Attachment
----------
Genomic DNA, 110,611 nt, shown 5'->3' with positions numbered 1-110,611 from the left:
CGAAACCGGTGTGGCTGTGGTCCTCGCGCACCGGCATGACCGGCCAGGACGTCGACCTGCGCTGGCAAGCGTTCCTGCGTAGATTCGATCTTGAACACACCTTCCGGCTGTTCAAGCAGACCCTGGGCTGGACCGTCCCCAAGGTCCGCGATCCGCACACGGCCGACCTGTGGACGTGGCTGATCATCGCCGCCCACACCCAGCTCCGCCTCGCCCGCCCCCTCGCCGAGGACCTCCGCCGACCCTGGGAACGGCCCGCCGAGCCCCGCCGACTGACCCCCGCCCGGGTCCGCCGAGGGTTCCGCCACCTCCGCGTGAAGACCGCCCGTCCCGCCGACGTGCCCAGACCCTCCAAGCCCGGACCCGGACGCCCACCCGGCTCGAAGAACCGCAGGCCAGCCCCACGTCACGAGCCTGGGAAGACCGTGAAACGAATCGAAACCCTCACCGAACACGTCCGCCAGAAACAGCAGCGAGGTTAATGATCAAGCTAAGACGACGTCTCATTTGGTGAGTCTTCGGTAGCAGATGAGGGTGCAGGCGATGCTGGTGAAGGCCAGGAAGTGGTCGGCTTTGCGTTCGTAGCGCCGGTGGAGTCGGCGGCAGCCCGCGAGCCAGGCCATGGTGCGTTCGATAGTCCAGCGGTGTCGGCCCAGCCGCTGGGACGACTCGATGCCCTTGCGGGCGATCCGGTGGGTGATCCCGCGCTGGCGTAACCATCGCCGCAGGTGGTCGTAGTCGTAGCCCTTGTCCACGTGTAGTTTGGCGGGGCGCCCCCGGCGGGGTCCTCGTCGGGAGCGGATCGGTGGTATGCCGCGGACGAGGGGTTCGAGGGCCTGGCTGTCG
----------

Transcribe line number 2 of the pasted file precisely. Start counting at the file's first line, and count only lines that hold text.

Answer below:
CGAAACCGGTGTGGCTGTGGTCCTCGCGCACCGGCATGACCGGCCAGGACGTCGACCTGCGCTGGCAAGCGTTCCTGCGTAGATTCGATCTTGAACACACCTTCCGGCTGTTCAAGCAGACCCTGGGCTGGACCGTCCCCAAGGTCCGCGATCCGCACACGGCCGACCTGTGGACGTGGCTGATCATCGCCGCCCACACCCAGCTCCGCCTCGCCCGCCCCCTCGCCGAGGACCTCCGCCGACCCTGGGAACGGCCCGCCGAGCCCCGCCGACTGACCCCCGCCCGGGTCCGCCGAGGGTTCCGCCACCTCCGCGTGAAGACCGCCCGTCCCGCCGACGTGCCCAGACCCTCCAAGCCCGGACCCGGACGCCCACCCGGCTCGAAGAACCGCAGGCCAGCCCCACGTCACGAGCCTGGGAAGACCGTGAAACGAATCGAAACCCTCACCGAACACGTCCGCCAGAAACAGCAGCGAGGTTAATGATCAAGCTAAGACGACGTCTCATTTGGTGAGTCTTCGGTAGCAGATGAGGGTGCAGGCGATGCTGGTGAAGGCCAGGAAGTGGTCGGCTTTGCGTTCGTAGCGCCGGTGGAGTCGGCGGCAGCCCGCGAGCCAGGCCATGGTGCGTTCGATAGTCCAGCGGTGTCGGCCCAGCCGCTGGGACGACTCGATGCCCTTGCGGGCGATCCGGTGGGTGATCCCGCGCTGGCGTAACCATCGCCGCAGGTGGTCGTAGTCGTAGCCCTTGTCCACGTGTAGTTTGGCGGGGCGCCCCCGGCGGGGTCCTCGTCGGGAGCGGATCGGTGGTATGCCGCGGACGAGGGGTTCGAGGGCCTGGCTGTCG